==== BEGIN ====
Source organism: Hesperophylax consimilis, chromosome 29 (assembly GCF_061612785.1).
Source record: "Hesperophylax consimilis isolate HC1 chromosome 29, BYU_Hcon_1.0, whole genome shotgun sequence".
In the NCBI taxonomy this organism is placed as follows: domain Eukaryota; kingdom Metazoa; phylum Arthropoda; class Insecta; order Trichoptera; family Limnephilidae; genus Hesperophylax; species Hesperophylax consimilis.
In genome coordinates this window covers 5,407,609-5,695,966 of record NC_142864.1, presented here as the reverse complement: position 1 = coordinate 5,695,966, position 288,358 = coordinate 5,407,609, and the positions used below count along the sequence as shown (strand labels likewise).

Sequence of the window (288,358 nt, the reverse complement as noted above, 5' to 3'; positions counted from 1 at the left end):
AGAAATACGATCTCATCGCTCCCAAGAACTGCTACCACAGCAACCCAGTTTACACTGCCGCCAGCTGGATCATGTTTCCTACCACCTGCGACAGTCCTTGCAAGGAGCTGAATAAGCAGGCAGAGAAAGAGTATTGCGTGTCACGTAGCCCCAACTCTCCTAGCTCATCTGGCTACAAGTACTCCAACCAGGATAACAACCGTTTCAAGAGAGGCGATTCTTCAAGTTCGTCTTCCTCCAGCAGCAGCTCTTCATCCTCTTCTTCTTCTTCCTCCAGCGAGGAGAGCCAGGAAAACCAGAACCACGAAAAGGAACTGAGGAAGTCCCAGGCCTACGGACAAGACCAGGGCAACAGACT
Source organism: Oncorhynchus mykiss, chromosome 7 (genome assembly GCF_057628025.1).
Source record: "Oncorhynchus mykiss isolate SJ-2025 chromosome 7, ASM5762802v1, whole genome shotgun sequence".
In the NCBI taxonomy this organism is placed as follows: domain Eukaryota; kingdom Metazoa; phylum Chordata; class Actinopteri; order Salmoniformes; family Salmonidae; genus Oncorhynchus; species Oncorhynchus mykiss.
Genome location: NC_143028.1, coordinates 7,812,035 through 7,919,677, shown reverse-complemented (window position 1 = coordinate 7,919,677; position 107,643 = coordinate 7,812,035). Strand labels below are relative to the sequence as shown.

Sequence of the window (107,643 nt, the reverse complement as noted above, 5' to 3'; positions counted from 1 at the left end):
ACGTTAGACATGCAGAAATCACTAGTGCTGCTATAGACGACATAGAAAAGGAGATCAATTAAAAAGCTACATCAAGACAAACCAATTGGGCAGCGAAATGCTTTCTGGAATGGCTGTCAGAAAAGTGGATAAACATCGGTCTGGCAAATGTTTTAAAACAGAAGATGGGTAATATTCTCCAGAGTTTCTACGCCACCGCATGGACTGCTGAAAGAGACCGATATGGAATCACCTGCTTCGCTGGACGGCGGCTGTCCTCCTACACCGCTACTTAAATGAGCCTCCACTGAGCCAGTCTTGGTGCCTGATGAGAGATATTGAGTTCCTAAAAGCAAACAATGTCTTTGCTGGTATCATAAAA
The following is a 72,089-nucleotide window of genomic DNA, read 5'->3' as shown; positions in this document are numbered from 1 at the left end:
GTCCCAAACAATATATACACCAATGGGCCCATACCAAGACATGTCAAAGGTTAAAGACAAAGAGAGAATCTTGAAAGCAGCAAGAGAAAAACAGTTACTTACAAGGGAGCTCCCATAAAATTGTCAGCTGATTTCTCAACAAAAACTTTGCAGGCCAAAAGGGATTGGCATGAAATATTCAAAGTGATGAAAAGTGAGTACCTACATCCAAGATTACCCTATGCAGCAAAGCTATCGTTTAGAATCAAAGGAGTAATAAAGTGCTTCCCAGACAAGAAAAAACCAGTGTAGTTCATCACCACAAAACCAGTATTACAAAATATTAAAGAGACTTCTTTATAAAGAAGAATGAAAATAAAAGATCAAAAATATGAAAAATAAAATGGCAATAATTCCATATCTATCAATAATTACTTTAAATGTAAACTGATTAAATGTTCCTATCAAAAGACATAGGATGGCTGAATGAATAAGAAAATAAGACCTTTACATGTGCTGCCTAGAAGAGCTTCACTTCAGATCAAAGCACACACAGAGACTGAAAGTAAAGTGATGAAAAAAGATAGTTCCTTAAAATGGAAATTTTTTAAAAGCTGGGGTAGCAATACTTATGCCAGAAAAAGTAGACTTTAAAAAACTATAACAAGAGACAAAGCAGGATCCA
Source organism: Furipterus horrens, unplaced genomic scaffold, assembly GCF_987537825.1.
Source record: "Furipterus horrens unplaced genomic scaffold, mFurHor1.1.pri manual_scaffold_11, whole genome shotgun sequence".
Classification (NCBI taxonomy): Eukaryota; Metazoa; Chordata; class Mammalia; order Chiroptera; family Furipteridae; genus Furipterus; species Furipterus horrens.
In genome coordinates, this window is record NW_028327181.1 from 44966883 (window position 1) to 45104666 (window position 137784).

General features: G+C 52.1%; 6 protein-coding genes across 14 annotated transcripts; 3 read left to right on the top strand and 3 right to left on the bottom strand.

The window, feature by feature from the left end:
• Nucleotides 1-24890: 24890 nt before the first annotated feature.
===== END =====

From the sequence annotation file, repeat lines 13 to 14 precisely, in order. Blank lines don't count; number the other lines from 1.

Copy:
The following is a 72,089-nucleotide window of genomic DNA, read 5'->3' as shown; positions in this document are numbered from 1 at the left end:
GTCCCAAACAATATATACACCAATGGGCCCATACCAAGACATGTCAAAGGTTAAAGACAAAGAGAGAATCTTGAAAGCAGCAAGAGAAAAACAGTTACTTACAAGGGAGCTCCCATAAAATTGTCAGCTGATTTCTCAACAAAAACTTTGCAGGCCAAAAGGGATTGGCATGAAATATTCAAAGTGATGAAAAGTGAGTACCTACATCCAAGATTACCCTATGCAGCAAAGCTATCGTTTAGAATCAAAGGAGTAATAAAGTGCTTCCCAGACAAGAAAAAACCAGTGTAGTTCATCACCACAAAACCAGTATTACAAAATATTAAAGAGACTTCTTTATAAAGAAGAATGAAAATAAAAGATCAAAAATATGAAAAATAAAATGGCAATAATTCCATATCTATCAATAATTACTTTAAATGTAAACTGATTAAATGTTCCTATCAAAAGACATAGGATGGCTGAATGAATAAGAAAATAAGACCTTTACATGTGCTGCCTAGAAGAGCTTCACTTCAGATCAAAGCACACACAGAGACTGAAAGTAAAGTGATGAAAAAAGATAGTTCCTTAAAATGGAAATTTTTTAAAAGCTGGGGTAGCAATACTTATGCCAGAAAAAGTAGACTTTAAAAAACTATAACAAGAGACAAAGCAGGATCCA